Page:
Winter is coming: Prague’s 70,000-strong protest shows what’s in store for Europe

By Bradley Blankenship

Around 70,000 people gathered in Prague’s Wenceslas Square on Saturday to demand the resignation of their government in response to what they see as a failure to address the ongoing energy crisis. The protesters were also explicitly against the two foremost Western institutions that the formerly Eastern-aligned nation is a part of, namely the European Union and the North Atlantic Treaty Organization (NATO).

If you ask Prime Minister Petr Fiala of the Civic Democratic Party (ODS) what the problem is, he’d simply say that these tens of thousands of people are just unknowing pro-Russian stooges. To quote him verbatim, he said “the protest on Wenceslas Square was called by forces that are pro-Russian, are close to extreme positions and are against the interests of the Czech Republic.” He reiterated his stance on Monday after criticism, calling the organizers of this protest a “Russian fifth column.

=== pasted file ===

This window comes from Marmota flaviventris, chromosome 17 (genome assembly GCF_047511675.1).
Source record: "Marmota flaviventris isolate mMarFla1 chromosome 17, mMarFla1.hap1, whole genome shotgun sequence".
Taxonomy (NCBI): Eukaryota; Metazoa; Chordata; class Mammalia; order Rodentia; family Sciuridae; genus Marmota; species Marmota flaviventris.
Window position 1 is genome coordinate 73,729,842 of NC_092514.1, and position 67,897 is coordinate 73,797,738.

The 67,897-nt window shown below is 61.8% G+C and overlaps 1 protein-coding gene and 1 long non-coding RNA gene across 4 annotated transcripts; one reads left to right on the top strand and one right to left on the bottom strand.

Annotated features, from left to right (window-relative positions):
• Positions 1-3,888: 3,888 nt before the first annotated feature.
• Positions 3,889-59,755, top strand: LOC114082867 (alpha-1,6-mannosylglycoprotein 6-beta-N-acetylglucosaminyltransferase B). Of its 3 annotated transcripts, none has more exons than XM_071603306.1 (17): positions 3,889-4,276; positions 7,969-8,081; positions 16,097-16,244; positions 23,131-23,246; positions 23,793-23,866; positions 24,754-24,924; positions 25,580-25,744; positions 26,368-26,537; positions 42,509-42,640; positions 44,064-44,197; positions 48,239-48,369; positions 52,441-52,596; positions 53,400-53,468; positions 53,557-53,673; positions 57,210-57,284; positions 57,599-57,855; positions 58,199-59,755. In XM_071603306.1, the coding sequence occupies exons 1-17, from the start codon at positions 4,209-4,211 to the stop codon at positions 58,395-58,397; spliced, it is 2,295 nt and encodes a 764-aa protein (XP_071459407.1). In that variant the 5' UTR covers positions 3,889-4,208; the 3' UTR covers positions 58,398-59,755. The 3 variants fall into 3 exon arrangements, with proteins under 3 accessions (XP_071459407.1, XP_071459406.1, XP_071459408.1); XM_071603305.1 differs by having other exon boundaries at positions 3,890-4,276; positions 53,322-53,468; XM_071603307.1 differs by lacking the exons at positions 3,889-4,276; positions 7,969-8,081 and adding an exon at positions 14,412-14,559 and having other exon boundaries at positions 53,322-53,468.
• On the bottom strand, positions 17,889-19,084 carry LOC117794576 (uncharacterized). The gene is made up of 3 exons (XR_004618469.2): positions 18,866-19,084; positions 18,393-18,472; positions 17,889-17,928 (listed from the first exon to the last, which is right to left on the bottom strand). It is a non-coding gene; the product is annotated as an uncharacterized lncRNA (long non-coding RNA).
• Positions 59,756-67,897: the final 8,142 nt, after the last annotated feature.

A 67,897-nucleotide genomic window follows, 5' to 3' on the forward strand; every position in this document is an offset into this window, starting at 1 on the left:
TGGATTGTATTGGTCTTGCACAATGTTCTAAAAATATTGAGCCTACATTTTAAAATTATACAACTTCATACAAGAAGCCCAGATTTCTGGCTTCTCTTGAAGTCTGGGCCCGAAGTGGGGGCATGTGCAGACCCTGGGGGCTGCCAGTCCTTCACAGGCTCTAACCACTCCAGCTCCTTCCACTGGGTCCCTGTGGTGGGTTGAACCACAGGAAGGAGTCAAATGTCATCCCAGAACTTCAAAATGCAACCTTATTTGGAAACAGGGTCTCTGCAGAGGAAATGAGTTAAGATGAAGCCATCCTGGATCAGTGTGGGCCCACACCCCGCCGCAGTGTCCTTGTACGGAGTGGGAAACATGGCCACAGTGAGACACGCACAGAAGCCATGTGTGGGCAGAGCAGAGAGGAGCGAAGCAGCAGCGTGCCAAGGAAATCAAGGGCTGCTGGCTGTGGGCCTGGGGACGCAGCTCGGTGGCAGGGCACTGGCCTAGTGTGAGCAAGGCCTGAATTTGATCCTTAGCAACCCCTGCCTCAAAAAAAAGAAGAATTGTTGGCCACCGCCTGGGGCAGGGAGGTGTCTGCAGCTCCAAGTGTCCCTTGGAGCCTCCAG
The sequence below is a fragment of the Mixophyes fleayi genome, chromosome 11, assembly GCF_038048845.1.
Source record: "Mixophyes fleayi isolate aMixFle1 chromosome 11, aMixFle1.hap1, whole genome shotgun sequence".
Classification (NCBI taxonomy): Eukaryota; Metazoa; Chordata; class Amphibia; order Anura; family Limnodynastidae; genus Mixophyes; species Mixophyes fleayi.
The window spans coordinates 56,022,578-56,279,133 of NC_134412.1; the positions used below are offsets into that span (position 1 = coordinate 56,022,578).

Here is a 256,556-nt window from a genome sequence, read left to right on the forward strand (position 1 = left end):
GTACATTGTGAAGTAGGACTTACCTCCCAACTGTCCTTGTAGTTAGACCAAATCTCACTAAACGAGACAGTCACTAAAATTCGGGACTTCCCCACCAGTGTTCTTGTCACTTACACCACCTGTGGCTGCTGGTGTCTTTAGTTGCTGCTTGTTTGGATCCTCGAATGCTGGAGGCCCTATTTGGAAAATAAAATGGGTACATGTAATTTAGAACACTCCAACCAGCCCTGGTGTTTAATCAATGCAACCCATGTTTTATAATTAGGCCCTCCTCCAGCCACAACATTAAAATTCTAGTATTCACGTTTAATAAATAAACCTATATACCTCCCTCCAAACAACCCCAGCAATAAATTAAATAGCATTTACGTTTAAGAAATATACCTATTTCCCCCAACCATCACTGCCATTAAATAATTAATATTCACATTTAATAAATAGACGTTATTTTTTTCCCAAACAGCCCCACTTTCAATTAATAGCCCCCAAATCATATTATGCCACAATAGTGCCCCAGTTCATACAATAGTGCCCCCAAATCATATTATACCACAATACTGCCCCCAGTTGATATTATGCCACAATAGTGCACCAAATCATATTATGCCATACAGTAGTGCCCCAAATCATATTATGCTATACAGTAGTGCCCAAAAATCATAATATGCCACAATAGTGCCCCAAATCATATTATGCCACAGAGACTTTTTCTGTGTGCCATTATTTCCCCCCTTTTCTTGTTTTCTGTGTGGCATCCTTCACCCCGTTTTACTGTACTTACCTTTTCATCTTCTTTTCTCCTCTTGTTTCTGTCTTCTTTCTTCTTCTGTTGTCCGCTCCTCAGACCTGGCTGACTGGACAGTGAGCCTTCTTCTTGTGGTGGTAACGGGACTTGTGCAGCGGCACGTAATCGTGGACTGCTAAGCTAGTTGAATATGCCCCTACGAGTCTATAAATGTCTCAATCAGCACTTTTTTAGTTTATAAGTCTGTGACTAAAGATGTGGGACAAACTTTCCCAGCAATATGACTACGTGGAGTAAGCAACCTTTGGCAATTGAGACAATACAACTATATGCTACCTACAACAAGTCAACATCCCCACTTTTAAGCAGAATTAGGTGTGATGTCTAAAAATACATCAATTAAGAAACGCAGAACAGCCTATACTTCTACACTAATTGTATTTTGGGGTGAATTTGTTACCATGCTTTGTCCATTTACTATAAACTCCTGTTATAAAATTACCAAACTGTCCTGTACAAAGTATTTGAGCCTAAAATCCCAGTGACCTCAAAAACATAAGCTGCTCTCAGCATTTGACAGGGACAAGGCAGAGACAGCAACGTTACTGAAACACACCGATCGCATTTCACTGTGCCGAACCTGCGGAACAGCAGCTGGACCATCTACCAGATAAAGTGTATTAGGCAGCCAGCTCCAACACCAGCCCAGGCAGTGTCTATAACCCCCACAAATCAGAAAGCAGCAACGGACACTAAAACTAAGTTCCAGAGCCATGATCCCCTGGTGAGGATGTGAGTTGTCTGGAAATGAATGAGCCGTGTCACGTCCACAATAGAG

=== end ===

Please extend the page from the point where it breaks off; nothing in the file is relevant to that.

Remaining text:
I find it very unlikely that so many people took time out of their day to rally in support of the Russian state. On the contrary, what actually drew 70,000 people to the streets on Saturday is to do with the fact that the cost of living is rising tremendously, real wages are falling and the government is insisting on a foreign policy line that is exacerbating the problem. It is all perfectly logical and does not require a conspiracy.


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